A.) ___Humble Cosmetic B.) ___ War paint ___C.) Deviant Oral Fix
D.) ___ Accessory to a Crime E.) ___ All of the Above
“There’s many a slip between the cup and the lip” – Aristotle
Advertisers have a field day describing the erotic power of this sensual cosmetic. Consider, for instance, colors that “make statements”, formulas that are “near perfect” and ingredients that soften “like shea butter”. One is not remiss to mention “packaging with cherry red lacquer cases that are super glam, with…magnetic click-in closures”. (“36 Reasons to Try Armani’s New Rouge Ecstasy cc Lipstick” September 14, 2013)
Lipsticks carry textural appeal; The Metallic Metal line of bullet hues liquefy and “melt with the heat of ones’ skin and blend into a shimmering shade as easily as melted ice cream”. (“Too Faced’s Melted Metals Are Here for Summer” May 23, 2015)
As an ode to my current show “Of Women” at the Rockaway Artists Alliance, I turn my attention to lipstick in the context of fine art. Not to my surprise, I find a taste for the practical, the market savvy and the licentious. Our lipstick connoisseurs/artists are Julie Houts, Angel Rose, Man Ray, James Rosenquist and Tom Wesselman.
Lipsticks that liquefy and “melt with the heat of ones’ skin and blend into a shimmering shade as easily as melted ice cream”
“I’m just always lying, basically. If I say I’m in a cab it means that I’m getting ready. If I say I’m five minutes away it means I just got in a cab!”
Julie Houts, a J. Crew illustrator, delivers a hilarious sketchbook send up in a self-deprecating and relatable manner. The woman in “I’m in a Cab” applies red lipstick – her only redeeming quality amid a disheveled appearance of Velcro rollers, an unclasped bra and knee-high socks. She assesses her appearance in front of a mirror after a long night. Confessional and unconventional at the same time, the portrait is illustrated in a simple line and soft palette. The added rodent on her back and the bunny slippers makes the viewer pause and perform a double-take.
“Take your bottom lip and pull it over your head” – Bill Cosby
Left: Angel Rose ”I’m not a slut. I read books”, (2016) Carbon Copy 32.28 x 23.23 in
In “I’m not a slut. I read books” (2016) Carbon Copy Angel Rose, our second female aritst in the line-up, proposes a different kind of lip service. Worded in a consise ten word text, her straegem uses lipstick as part marketing tool. Eschewing the more conventional artist materials such as canvas, she prefers “carbon copy”. Roses’s approach is both lean and straightworward; The artist selects an ever-decreasing font size as if to give the viewer the impact of reading an eye exam.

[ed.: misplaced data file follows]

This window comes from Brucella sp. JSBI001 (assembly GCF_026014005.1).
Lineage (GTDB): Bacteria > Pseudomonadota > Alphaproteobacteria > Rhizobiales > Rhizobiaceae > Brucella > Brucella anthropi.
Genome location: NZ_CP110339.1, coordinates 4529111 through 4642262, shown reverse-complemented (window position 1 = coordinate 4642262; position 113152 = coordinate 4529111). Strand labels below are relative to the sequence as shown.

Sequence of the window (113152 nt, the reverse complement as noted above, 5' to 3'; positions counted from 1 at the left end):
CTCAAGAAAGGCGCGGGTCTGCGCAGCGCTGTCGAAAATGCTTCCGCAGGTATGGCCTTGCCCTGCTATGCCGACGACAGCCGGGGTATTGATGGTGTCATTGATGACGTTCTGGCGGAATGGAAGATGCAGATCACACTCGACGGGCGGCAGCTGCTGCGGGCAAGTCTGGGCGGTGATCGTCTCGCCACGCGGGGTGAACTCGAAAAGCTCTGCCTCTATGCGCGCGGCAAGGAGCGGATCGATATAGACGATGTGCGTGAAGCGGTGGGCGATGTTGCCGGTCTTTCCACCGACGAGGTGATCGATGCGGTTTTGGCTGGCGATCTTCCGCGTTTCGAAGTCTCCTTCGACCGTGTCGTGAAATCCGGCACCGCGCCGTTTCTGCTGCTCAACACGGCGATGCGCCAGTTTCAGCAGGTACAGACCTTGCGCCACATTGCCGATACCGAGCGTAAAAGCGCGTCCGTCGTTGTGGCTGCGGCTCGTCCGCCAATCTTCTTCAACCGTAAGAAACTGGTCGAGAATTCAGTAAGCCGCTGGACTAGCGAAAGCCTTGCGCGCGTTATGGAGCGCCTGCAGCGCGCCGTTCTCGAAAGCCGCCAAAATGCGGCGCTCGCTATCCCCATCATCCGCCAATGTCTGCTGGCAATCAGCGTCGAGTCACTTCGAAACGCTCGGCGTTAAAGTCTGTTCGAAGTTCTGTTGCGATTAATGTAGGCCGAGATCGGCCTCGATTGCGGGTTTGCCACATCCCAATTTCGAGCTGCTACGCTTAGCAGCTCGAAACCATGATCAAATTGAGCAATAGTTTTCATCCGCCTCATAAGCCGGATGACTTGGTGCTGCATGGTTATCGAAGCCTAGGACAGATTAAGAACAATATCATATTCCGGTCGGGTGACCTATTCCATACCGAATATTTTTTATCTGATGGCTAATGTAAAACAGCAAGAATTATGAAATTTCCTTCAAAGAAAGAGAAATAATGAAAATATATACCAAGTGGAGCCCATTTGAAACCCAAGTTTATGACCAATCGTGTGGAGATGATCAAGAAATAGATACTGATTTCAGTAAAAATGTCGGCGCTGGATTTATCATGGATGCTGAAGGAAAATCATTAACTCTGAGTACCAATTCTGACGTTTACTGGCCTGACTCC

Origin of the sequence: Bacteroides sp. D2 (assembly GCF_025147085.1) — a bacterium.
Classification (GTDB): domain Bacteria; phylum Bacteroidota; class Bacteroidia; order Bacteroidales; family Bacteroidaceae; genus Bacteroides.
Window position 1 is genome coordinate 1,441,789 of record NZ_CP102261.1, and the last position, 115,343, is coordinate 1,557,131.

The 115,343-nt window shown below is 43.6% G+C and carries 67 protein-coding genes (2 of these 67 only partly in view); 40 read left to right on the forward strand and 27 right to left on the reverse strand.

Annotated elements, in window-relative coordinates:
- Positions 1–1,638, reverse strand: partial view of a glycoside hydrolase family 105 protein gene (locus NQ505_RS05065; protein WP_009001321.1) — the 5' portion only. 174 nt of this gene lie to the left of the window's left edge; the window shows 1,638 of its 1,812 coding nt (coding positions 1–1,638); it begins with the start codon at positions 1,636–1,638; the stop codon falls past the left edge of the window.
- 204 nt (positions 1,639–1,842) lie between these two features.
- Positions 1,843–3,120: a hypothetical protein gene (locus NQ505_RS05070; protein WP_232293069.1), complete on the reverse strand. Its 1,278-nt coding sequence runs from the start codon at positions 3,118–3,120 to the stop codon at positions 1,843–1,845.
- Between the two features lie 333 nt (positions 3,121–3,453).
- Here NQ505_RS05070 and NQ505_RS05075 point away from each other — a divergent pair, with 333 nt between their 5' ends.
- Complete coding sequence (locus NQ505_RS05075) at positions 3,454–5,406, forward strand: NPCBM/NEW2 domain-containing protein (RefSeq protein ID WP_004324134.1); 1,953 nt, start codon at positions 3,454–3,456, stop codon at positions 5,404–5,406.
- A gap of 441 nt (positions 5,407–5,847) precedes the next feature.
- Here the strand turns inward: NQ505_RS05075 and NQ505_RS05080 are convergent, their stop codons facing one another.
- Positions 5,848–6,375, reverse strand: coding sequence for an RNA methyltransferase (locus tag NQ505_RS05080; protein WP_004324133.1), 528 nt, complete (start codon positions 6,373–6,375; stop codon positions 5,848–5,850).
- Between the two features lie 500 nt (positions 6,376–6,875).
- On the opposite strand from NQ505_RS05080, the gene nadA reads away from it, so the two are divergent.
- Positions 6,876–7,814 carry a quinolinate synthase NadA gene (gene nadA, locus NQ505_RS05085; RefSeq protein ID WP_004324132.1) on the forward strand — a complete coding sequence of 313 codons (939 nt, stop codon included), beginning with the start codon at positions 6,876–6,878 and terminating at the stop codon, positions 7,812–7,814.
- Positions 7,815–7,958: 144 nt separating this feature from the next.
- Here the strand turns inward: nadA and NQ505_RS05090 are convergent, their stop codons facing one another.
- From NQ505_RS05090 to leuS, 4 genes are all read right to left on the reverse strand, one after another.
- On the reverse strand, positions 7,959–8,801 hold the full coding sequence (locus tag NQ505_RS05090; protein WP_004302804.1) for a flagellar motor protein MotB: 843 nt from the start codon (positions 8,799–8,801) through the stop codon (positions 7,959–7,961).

“I’m Not a Slut…” appeals to a decidely male audience. Her naked appeal – ooops! Who said that? – speaks of desperate financial collage age angst.
Man Ray’s Red Badge of Courage proposed the ”Application of lipstick as a woman’s
gesture of Courage in moments of stress.”
Man Ray’s iconic (right) “Red Badge of Courage” (1937) Photograph speaks of an avante garde sensibility. He proposes the act of applying lipstick as a stabilizing force in a world run amok. Man Ray, part of the Surrealists and Dada circle of the 1930’s, carried a high regard for the female form and portrayed women as femme-fatales. The figure in Red Badge flawlessly applies her lipstick in a stoic manner reminiscent of native warriors of old. Like a peacock in full plume, the figure staves off imminent chaos and repels hostile forces with a façade of perfectly shaped eyebrows, perfectly applied eyeliner and now a flawless lip. Lipstick as arsenal. New York Times journalist Woody Hochswender in “Illuminating Man Ray as Fashion Photographer” (September 14, 1990) testifies that Man Ray wished for ”something different, not like the stuff turned out by the usual photographers.”
Pop artist James Rosenquist’s “House of Fire”, (1981) Oil on Canvas 78 x 16 x 6 in. presents lipsticks as a barrel of guns amidst a fiery background; Day glow reds, magentas and fiery hues assault the eyes. The most sensually painted grocery bag hangs upside-down while a fire bucket draped in a halo descends from an open window. The slick and polished painting of cocked lipstick guns hints at violence. Rosenquist, who trained as a billboard artist, presents a work monumental in size. A viewer is forced to walk across the length of the gallery to capture the full scale of its impact. Typical of pop art themes, “House of Fire” reflects the cultural obsession with consumerism so rife in the 1960’s arts discourse.
“Find a man who will ruin your lipstick, not your mascara”
Things heat up in blatant eroticism with pop artist Tom Wesselmann, an artist, clearly fascinated with lipstick in a different “boudoir” sense. He makes simple statements in “Bedroom Painting #2” 1968 Oil on Canvas and “Smoker #8,” 1973, Oil on Shaped Canvas. His figures, reduced to disembodied body parts, have become the artists’ signature. His reductive style simplifies the figures even more to hues of cherry red, black, white and orange. Curves circle all around in the licentious shapes of an orange, the waft of smoke and the line of the mouth. The artists’ fetish comes off as remote and unsettling. Even the titles of the paintings, done in a series, are labeled by number.
New York Times critic Kevin Conley asserts “Feminists made Wesselmann the whipping boy for the male gaze, and American museum curators treated his nudes as if they were an ad for unprotected sex. (“The Most Famous Pop Artist You Don’t Know”, August 22, 2016)
The depiction of lipstick as a humble cosmetic, war paint, marketing tool to accessory in the bedroom swings widely in the hands of both female and male artists. It is curious to see how a cosmetic made for women would propel Rosenquist and Wessellman to fetishistic heights. That such a tiny tube of three-inch erotica should elicit so much power and imagination leaves this artist exhausted and in the end, desperate and in need of a cigarette.